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Lessons From a Not-So-Typical Jewish Grandma

Traveling around promoting Jewish Cooking Boot Camp, my mom and I have been fortunate to meet many, many people who love to share their stories and recipes with us. And almost everyone has the same comment: "My mother/grandmother/aunt made a … Read More

By / October 1, 2009


Traveling around promoting Jewish Cooking Boot Camp, my mom and I have been fortunate to meet many, many people who love to share their stories and recipes with us. And almost everyone has the same comment: "My mother/grandmother/aunt made a similar honey cake/matzo ball/brisket but shenever wrote down the recipe! It was ‘a little of this, a little of that.’"

Hearing these stories only reinforced how rare and special it is that my mom and I were able to amass such a huge collection of traditional recipes. And the real reason we were able to do that was my grandmother, Edith.

Edith was far from a typical Jewish grandmother. She loved fashion and style almost as much as she loved cooking. She was the first person I knew to own MAC makeup in the late 1980s, brought back from a trip to New York City. She referred to her friends as"the dinosaurs." She once convinced a tailor to make my prom dress so short it would have made Paris and Lindsay blush. And I would often come home from work to find my roommate Zoë on the phone with her, discussing the previous night’s episode of "Sex & The City."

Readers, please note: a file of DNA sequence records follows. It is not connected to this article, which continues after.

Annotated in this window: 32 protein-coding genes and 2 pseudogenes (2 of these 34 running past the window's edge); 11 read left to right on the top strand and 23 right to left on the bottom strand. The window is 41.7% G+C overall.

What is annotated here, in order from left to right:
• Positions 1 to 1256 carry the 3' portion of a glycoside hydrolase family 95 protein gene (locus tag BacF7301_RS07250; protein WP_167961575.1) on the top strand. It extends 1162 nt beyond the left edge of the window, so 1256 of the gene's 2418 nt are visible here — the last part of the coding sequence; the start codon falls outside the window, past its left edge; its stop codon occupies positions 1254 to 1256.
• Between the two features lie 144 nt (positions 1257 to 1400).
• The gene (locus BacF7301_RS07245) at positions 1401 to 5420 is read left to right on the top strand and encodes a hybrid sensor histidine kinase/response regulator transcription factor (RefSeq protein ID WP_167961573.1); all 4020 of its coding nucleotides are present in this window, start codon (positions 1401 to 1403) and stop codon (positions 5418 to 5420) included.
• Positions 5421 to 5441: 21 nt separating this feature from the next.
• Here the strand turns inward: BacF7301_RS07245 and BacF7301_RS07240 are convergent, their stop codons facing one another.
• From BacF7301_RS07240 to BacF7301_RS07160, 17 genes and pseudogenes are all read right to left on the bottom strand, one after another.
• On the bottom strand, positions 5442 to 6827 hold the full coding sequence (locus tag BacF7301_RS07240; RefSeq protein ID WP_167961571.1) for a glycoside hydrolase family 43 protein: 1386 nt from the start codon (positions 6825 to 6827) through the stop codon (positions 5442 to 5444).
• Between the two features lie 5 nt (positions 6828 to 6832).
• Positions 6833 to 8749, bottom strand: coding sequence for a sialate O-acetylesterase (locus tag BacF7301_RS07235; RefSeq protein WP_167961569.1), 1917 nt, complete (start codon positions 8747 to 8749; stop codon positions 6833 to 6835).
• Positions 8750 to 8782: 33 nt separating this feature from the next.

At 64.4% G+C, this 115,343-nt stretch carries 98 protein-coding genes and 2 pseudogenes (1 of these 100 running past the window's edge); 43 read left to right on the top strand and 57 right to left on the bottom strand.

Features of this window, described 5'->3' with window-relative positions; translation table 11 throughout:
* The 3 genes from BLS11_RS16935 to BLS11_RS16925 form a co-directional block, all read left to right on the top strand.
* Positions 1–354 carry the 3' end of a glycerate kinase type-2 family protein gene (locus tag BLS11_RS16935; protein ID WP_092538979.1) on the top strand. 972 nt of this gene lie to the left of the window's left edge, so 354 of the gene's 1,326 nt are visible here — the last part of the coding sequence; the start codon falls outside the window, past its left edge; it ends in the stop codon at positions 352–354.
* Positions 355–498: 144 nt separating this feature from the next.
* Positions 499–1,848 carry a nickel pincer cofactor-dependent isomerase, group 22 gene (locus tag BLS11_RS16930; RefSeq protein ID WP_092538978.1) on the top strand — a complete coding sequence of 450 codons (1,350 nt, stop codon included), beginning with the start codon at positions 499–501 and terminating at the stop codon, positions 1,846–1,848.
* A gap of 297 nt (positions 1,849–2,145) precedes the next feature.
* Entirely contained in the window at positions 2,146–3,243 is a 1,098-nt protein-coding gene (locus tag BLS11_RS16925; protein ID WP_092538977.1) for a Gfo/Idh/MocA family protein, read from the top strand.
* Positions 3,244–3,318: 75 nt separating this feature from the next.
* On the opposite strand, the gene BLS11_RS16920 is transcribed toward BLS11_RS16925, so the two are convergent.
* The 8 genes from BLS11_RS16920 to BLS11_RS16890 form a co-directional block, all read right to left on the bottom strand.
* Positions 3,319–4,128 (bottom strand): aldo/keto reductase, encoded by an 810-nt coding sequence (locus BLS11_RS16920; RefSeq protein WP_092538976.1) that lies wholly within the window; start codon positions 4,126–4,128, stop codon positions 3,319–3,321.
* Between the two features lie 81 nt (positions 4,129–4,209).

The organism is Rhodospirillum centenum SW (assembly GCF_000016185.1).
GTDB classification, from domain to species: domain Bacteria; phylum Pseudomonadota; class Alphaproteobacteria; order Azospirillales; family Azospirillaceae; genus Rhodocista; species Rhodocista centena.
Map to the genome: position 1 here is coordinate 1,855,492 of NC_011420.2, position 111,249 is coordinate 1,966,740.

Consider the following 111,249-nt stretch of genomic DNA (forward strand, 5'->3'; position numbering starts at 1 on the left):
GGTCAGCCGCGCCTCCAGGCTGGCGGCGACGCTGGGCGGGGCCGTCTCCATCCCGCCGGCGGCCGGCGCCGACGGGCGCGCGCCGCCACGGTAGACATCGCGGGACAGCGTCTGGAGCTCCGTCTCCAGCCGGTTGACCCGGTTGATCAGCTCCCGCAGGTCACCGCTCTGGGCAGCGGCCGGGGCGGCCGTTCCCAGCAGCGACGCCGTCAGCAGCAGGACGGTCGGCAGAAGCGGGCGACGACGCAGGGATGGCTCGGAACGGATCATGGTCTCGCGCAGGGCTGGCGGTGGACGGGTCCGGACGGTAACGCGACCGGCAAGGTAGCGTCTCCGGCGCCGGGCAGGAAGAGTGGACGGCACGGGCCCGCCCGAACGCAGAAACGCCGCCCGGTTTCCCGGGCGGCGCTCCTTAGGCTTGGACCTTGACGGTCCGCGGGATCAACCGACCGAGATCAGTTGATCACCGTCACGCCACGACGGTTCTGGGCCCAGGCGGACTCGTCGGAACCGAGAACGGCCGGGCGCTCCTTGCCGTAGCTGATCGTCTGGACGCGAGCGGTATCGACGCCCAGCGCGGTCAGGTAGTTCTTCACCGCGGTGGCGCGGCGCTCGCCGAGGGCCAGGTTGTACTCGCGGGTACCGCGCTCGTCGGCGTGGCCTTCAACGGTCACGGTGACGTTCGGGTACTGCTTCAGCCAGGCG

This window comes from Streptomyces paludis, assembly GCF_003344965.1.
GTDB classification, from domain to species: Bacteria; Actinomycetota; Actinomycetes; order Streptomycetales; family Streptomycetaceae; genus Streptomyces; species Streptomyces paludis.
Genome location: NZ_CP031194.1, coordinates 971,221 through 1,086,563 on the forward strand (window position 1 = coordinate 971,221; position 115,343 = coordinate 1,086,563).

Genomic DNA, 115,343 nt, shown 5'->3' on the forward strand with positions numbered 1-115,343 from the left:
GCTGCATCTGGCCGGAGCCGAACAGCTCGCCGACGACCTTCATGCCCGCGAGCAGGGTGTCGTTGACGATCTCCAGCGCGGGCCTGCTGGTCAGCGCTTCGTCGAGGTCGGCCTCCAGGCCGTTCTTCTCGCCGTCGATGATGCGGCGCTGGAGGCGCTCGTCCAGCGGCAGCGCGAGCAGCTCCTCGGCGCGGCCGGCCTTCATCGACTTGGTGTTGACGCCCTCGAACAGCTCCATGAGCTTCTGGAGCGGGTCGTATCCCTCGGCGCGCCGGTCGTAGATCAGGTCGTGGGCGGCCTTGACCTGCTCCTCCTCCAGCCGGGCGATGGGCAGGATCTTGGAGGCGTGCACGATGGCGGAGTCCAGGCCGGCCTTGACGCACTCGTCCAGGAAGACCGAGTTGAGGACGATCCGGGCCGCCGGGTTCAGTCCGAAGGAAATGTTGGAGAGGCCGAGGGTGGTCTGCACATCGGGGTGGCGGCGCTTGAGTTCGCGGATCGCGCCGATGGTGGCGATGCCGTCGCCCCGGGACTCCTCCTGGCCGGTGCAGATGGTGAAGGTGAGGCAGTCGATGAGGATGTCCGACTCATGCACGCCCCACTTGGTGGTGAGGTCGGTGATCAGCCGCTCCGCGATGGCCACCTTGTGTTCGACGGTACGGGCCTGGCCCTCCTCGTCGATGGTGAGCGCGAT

She was a true individual and her style, her attitude, and even her cooking reflected that. People are always asking where the recipes came from and, truth be told, most came from Edith. They may have originated with her mother or grandmotheror even friends, but it was her tweaking and taste – and ultimately her writing things down – that gave us the basics for the book.

Even more than in her recipes, I like to think her spirit lives on in the book as well. I wanted to create a book that would appeal to those who go to temple every week as well as those who have never seen the inside of a shul. And I wanted people to see that it’s ok to do things your own way, in your own style, with your own spin and personality – much like my grandma. Holidays are about more than following rules. I always like to say I wrote the book not to tell people how to celebrate, but to give them the tools to do it on their own. And I think Edith would have loved that.

In honor of Edith (and my last post) I’m happy to share her signature cake. Try it – it’sreally simple, and absolutely amazing.

Edith’s Orange Cake Serves: 8-10 Preparation Time: 10 minutes Cooking Time: 25 minutes

(1) 18.25 oz. package orange cake mix (1) 3.4 oz package instant vanilla pudding 1/2 cup vegetable oil 1 cup orange juice

4 extra-large eggs

1. Preheat the oven to 350°F.

2. Grease a 10-inch Bundt pan using oil or cooking spray or Baker’s Joy (I prefer Baker’s Joy for baking)

3. Mix together all of the ingredients and beat for 2 minutes.

4. Pour the batter into the Bundt pan and bake at 350° for 50 to 60 minutes. Cake is done when golden and bounces back when touched.

5. When the cake is completely cool, pour the glaze over the top.

Orange Glaze

2 cups confectioner’s sugar

3 1/2 tablespoons orange juice

Mix the confectioners’ sugar with the orange juice, and pour the glaze over the cooled cake.

TIP: You can substitute milk for the orange juice to make an unflavored glaze.

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